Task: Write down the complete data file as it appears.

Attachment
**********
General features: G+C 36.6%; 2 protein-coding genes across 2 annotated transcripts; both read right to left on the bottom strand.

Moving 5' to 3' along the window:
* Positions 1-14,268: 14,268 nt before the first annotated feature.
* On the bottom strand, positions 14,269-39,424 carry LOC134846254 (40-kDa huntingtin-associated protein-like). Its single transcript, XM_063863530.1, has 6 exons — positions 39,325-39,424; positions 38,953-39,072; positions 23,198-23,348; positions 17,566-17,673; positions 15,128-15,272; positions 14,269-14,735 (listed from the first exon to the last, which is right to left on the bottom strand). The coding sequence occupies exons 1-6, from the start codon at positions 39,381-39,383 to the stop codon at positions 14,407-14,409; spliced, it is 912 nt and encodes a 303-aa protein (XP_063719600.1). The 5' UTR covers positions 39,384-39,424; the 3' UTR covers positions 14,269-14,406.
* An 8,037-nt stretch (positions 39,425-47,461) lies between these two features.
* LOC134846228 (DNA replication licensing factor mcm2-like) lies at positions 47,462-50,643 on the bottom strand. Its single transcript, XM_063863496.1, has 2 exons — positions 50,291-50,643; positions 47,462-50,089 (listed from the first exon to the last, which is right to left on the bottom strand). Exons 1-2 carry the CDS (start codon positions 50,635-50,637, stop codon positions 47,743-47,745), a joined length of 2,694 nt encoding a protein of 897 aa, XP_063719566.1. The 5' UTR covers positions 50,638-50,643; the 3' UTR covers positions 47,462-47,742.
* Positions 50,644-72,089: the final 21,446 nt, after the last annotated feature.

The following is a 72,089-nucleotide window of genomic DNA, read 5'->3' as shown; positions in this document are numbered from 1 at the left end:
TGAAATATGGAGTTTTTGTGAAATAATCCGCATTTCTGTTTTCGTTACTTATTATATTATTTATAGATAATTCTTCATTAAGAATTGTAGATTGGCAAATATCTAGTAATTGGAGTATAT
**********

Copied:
General features: G+C 36.6%; 2 protein-coding genes across 2 annotated transcripts; both read right to left on the bottom strand.

Moving 5' to 3' along the window:
* Positions 1-14,268: 14,268 nt before the first annotated feature.
* On the bottom strand, positions 14,269-39,424 carry LOC134846254 (40-kDa huntingtin-associated protein-like). Its single transcript, XM_063863530.1, has 6 exons — positions 39,325-39,424; positions 38,953-39,072; positions 23,198-23,348; positions 17,566-17,673; positions 15,128-15,272; positions 14,269-14,735 (listed from the first exon to the last, which is right to left on the bottom strand). The coding sequence occupies exons 1-6, from the start codon at positions 39,381-39,383 to the stop codon at positions 14,407-14,409; spliced, it is 912 nt and encodes a 303-aa protein (XP_063719600.1). The 5' UTR covers positions 39,384-39,424; the 3' UTR covers positions 14,269-14,406.
* An 8,037-nt stretch (positions 39,425-47,461) lies between these two features.
* LOC134846228 (DNA replication licensing factor mcm2-like) lies at positions 47,462-50,643 on the bottom strand. Its single transcript, XM_063863496.1, has 2 exons — positions 50,291-50,643; positions 47,462-50,089 (listed from the first exon to the last, which is right to left on the bottom strand). Exons 1-2 carry the CDS (start codon positions 50,635-50,637, stop codon positions 47,743-47,745), a joined length of 2,694 nt encoding a protein of 897 aa, XP_063719566.1. The 5' UTR covers positions 50,638-50,643; the 3' UTR covers positions 47,462-47,742.
* Positions 50,644-72,089: the final 21,446 nt, after the last annotated feature.

The following is a 72,089-nucleotide window of genomic DNA, read 5'->3' as shown; positions in this document are numbered from 1 at the left end:
TGAAATATGGAGTTTTTGTGAAATAATCCGCATTTCTGTTTTCGTTACTTATTATATTATTTATAGATAATTCTTCATTAAGAATTGTAGATTGGCAAATATCTAGTAATTGGAGTATAT